Jayda Karsten – art, entrepreneurship and social innovation
Calgary is full of creative people who are making our city a better place to live. Notable artists are distinguishing themselves by making an impact through multi-disciplinary work that extends beyond the scope of a standard arts practice. Change-makers are creative practitioners who break down barriers and embrace the challenges that face emerging artists. With ingenuity, change-makers navigate a complex environment by combining entrepreneurial skills, a collaborative mindset and unrelenting tenacity.
Jayda Karsten is a creative change-maker who knows the recipe for success. She combines creativity with entrepreneurial spirit and a mission for social good, inspiring peers to think differently about shaping our city. She knows the importance of understanding the structure of things, both material and systematic. Throughout her young career Jayda has demonstrated an ability to use her fascination with knowledge and materials to influence dialogue and engage with individuals and communities.
Finding the passion: architecture, the arts and a connection to the King Edward
Beginning a career as an architectural technologist, Jayda studied at Southern Alberta Institute of Technology in the architectural program. She credits her experience in architecture as helping to define her passions as an artist. The technical work was extremely interesting to her, yet her ambitions extended beyond the specialised role. The idea of working on suburban housing projects and commercial buildings did not appeal to her as an artist. She set out to discover more.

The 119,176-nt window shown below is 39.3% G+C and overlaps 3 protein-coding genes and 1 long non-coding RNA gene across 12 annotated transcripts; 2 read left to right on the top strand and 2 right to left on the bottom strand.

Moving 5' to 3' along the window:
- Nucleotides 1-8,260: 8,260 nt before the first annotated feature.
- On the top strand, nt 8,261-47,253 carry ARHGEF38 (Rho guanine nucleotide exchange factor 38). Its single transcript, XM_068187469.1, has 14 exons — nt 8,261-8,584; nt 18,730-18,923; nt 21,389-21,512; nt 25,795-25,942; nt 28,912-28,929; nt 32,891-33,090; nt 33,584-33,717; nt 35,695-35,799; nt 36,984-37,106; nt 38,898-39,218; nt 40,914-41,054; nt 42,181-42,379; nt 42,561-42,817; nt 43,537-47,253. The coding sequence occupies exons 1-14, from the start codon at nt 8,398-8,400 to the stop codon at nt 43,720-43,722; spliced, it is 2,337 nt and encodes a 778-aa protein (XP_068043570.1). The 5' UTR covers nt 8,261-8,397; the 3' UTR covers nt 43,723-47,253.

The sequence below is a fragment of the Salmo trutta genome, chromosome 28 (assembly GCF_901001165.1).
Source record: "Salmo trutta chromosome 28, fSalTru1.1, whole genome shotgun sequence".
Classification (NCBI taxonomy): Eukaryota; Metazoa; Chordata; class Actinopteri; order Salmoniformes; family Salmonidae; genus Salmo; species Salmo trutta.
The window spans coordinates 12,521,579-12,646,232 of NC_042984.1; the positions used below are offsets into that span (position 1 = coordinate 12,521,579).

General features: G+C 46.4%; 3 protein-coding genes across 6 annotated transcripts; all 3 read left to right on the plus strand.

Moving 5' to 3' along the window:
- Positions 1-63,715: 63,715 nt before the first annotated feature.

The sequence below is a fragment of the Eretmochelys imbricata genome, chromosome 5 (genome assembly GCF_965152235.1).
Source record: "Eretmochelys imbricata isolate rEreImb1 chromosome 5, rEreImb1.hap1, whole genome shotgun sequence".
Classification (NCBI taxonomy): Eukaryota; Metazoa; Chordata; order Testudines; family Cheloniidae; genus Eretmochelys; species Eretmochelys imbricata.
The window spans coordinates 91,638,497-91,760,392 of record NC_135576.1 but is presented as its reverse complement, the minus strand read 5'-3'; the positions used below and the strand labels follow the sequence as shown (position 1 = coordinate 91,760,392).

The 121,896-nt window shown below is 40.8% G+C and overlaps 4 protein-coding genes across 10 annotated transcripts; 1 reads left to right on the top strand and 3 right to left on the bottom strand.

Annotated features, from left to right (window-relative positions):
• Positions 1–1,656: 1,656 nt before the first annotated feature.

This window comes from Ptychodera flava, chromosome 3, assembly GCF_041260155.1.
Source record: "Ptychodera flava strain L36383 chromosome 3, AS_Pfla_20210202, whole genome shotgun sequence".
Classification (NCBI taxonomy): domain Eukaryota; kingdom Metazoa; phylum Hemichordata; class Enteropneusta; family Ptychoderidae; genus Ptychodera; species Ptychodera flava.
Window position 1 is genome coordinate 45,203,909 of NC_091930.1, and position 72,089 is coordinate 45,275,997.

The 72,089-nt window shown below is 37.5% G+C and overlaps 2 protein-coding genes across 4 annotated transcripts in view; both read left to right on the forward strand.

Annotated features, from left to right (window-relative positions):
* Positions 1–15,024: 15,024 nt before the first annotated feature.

Taking night classes at Alberta College of Art and Design (ACAD), she solidified her calling in the arts. After establishing her focus of study and moving into a degree program, she built up a network of peers and mentors that would help deepen her impact as a creative practitioner.
A class at ACAD in 2011 reconnected Jayda with the King Edward. Having spent her early years there as a student in kindergarten through to grade 5, she was intimately attached to the legacy of the heritage building. Her group presented a project that had envisioned a new purpose for the then vacant sandstone building. “The King Edward Residency and Arts Agency” proposal presented the King Edward as a centre that would provide professional development for artists at all career levels. The group went on to present the project to the Marda Loop Community Association as part of their discussions around the future repurposing of the King Edward.